Senate wants security guarantees for Israel before US sale of F-35s to UAE
The Senate is calling on the State Department to certify that a pending sale of F-35 stealth fighter jets to the United Arab Emirates (UAE) does not pose security threats to Israel or weaken American military systems in the face of Russian and Chinese threats.
Secretary of State Mike Pompeo on Tuesday sent formal notification to Congress that the U.S. intends to sell nearly $23.4 billion in advanced weapons to the UAE, including 50 F-35 Lightning II aircraft, valued at $10.4 billion; 18 Reaper drones, valued at nearly $3 billion; and a $10 billion package of air-to-air and air-to-ground munitions.
The Senate Appropriations Committee included its requirement for certification as part of a fiscal 2021 spending bill for the State Department and foreign operations released Tuesday along with other government funding measures.
The legislation says the secretary of State must certify and report that the F-35 sale “does not diminish Israel’s qualitative military edge; and poses no vulnerabilities to U.S. military systems and technology vis-a-vis the Russian Federation and [the People’s Republic of China].”
The significant military package is part of the Trump administration’s negotiations with the UAE over its opening of diplomatic ties with Israel under the banner of the Abraham Accords signed in Washington in September.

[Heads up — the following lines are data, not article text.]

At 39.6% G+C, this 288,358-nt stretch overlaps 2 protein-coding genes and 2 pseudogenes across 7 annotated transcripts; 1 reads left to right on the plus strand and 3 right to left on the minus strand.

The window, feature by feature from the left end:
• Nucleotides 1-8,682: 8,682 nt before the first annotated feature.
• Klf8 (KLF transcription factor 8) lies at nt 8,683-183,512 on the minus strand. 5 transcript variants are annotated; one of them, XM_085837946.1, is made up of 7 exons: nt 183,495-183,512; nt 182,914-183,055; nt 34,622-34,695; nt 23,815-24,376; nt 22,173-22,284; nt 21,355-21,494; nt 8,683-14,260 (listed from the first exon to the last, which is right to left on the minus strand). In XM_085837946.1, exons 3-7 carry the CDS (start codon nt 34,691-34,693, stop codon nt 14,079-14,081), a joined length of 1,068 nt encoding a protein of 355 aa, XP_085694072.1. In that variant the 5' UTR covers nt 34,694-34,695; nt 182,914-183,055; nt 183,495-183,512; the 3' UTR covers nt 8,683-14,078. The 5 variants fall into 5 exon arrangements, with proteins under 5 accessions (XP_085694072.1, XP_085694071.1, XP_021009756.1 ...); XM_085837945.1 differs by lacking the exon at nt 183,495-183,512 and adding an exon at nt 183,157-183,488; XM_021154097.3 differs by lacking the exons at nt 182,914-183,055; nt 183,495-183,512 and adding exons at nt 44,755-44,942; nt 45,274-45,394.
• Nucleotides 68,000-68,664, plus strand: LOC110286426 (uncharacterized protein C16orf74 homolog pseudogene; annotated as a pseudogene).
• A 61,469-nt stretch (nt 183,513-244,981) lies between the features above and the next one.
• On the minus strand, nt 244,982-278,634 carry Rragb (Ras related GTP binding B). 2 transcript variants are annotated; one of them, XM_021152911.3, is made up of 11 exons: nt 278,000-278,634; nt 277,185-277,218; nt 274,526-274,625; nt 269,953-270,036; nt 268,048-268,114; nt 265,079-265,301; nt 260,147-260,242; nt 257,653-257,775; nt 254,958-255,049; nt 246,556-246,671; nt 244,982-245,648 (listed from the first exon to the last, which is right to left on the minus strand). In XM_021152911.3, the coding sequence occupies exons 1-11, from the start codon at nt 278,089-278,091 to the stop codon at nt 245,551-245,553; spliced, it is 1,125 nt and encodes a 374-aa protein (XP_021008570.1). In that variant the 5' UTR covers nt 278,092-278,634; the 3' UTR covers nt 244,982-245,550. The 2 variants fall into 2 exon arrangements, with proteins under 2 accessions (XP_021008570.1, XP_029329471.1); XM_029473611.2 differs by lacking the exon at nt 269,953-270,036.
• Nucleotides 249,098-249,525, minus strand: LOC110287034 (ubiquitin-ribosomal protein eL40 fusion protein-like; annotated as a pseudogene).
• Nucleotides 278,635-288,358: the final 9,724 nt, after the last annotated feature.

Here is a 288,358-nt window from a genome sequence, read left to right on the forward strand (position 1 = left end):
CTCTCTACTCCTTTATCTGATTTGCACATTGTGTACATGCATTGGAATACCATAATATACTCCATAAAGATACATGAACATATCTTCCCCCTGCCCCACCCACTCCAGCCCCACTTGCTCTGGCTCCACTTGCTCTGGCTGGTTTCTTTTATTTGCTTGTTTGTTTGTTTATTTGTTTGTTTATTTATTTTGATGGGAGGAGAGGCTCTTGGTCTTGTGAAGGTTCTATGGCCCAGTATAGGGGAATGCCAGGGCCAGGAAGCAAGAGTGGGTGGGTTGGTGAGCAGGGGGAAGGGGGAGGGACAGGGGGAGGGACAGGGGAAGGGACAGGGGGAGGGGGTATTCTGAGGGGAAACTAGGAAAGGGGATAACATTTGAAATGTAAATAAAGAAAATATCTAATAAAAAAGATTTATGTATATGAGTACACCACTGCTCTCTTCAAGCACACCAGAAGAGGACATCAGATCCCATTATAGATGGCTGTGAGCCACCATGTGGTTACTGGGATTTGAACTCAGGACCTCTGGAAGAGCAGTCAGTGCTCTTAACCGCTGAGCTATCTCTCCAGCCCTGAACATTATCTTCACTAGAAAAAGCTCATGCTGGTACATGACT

The Israeli government signaled last month that it would not oppose the U.S. moving forward on the military sales to the UAE, noting that commitments by the Trump administration to upgrade Israeli weapons systems will ensure the Jewish state’s military superiority in the region.
A 2008 U.S. law requires Washington to ensure Israel’s “Qualitative Military Edge,” with a provision that no weapons sales to other Middle East nations can threaten Israel’s military might in the region.
Tuesday’s request from the Senate reflects concerns from congressional leaders on both sides of the aisle regarding the sale of F-35 stealth fighter jets to the UAE
Rep. Eliot Engel (D-N.Y.), the outgoing chairman of the House Foreign Affairs Committee, introduced legislation last month that would restrict the sale of advanced weapons systems to countries in the Middle East other than Israel unless they meet certain benchmarks, such as normalized relations with Israel; that weapons are modified to be identified and tracked by Israel; that the recipient country will protect the weapons from theft or “diversion of sensitive defense technology” to any other country without authorization; that the recipient country will respect international humanitarian law and and human rights; and that the recipient country will consult with the U.S. over their use.
“The Trump Administration has made it clear that they’ll put lethal weaponry in just about anyone’s hands without regard to potential loss of life so long as the check clears. So it’s up to Congress to consider the ramifications of allowing new partners to purchase the F-35 and other advanced systems,” Engel said in a statement at the time.